Fuel cell vehicles are the future, and it’s time we all got used to the idea. Hydrogen – abundantly available and increasingly produced using wind and solar power rather than natural gas – goes in, and nothing but water vapor comes out. Clean, green, and a futuristic machine, the 2016 Toyota Mirai is a fuel cell vehicle representing the culmination of 20 years of research, engineering, and testing, and it goes on sale in about a year. Toyota expects to sell 3,000 of them to U.S. customers by the end of 2017.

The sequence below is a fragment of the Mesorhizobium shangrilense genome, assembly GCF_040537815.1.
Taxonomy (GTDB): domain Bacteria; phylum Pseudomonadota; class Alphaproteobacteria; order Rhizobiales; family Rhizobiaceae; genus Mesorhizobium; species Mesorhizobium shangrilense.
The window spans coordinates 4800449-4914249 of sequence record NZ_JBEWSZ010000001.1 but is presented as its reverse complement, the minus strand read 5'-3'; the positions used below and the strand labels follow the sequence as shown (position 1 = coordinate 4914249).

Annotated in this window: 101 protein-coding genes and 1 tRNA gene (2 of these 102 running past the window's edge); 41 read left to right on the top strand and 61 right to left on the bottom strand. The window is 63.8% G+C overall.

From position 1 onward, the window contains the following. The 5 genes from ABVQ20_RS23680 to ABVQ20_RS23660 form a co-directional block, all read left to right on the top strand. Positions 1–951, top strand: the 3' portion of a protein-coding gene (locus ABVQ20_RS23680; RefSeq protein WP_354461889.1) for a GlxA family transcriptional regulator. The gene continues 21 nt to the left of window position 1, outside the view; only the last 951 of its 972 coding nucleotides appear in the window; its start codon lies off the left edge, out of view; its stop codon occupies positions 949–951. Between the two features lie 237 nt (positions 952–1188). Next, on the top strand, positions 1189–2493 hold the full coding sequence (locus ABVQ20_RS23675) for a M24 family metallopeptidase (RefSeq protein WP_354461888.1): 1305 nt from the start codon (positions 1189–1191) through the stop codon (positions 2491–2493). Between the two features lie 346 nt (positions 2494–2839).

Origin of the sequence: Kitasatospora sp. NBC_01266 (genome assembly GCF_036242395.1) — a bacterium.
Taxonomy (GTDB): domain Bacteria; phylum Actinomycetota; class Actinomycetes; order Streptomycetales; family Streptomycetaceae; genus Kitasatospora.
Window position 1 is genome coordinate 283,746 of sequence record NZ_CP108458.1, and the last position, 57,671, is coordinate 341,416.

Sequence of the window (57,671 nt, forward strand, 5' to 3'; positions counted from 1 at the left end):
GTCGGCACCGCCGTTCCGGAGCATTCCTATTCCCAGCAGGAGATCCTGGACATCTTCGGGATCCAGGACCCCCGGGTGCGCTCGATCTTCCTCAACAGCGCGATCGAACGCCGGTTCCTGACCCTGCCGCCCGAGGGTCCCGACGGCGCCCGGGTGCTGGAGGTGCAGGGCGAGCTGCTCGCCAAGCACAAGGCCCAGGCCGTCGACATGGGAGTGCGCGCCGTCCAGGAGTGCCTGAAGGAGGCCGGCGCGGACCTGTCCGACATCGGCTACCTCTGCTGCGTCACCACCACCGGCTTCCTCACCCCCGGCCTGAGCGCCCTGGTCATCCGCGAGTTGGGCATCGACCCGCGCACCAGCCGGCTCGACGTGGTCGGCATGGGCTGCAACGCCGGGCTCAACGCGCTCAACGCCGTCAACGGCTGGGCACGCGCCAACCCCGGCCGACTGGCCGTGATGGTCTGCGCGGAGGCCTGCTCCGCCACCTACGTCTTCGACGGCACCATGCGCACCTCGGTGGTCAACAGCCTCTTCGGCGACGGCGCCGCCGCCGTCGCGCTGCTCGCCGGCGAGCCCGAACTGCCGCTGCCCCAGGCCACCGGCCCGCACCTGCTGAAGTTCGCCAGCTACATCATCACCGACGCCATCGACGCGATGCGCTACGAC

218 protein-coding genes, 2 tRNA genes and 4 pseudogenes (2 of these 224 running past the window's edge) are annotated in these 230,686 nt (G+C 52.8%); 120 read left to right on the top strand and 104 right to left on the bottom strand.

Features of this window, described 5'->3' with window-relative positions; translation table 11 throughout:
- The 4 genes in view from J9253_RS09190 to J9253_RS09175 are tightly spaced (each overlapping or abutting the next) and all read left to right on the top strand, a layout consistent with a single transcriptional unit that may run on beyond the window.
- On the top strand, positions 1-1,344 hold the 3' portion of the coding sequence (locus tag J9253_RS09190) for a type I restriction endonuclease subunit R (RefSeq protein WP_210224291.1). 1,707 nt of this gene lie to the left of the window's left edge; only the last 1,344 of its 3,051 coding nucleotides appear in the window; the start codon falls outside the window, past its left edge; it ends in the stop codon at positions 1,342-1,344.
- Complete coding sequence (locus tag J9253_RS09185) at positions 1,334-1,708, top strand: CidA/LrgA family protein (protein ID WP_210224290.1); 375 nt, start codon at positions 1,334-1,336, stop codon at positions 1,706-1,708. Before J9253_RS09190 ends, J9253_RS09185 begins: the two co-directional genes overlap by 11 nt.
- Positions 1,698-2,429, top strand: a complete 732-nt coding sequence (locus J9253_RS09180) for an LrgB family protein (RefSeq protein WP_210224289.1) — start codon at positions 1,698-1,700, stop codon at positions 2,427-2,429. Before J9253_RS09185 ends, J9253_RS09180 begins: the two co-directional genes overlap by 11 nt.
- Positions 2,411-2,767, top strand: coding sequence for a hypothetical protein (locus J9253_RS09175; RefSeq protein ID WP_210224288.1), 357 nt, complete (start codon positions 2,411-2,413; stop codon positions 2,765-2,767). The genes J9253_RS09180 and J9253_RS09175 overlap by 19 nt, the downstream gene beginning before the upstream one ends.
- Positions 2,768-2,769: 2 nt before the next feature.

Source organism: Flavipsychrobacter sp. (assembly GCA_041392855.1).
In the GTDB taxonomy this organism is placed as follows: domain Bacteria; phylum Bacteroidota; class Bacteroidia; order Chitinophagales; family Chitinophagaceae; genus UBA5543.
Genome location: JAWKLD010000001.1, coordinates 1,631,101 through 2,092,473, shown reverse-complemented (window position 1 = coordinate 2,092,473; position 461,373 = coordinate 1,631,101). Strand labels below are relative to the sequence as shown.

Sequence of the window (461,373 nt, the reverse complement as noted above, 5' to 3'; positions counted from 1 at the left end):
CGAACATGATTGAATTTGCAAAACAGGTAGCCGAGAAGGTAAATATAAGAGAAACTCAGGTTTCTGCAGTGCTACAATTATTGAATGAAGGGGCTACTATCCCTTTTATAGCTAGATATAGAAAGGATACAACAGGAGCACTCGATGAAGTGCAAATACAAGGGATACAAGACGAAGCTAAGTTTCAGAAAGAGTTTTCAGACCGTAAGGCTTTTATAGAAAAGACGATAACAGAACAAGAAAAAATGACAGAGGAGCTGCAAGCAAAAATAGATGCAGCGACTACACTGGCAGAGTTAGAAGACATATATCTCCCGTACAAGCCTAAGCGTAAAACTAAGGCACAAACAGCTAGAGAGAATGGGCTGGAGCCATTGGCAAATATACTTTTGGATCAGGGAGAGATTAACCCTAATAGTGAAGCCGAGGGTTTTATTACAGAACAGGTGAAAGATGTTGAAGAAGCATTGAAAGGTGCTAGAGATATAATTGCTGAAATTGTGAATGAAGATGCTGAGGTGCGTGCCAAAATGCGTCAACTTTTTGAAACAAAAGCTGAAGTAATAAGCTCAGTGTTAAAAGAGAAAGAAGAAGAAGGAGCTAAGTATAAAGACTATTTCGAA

Employing an appropriate metaphor, that’s barely a drop in the bucket in terms of overall market sales. But it is also more ambitious than what other automakers exploring fuel cell technology have either achieved or have announced (as this is written), and while it is fair to say that a fledgling infrastructure now appears to be the greatest obstacle to broader acceptance and appeal of fuel cell vehicles, price may still represent a significant hurdle, both in terms of development costs to car companies and in terms of what consumers are going to pay to drive a fuel cell vehicle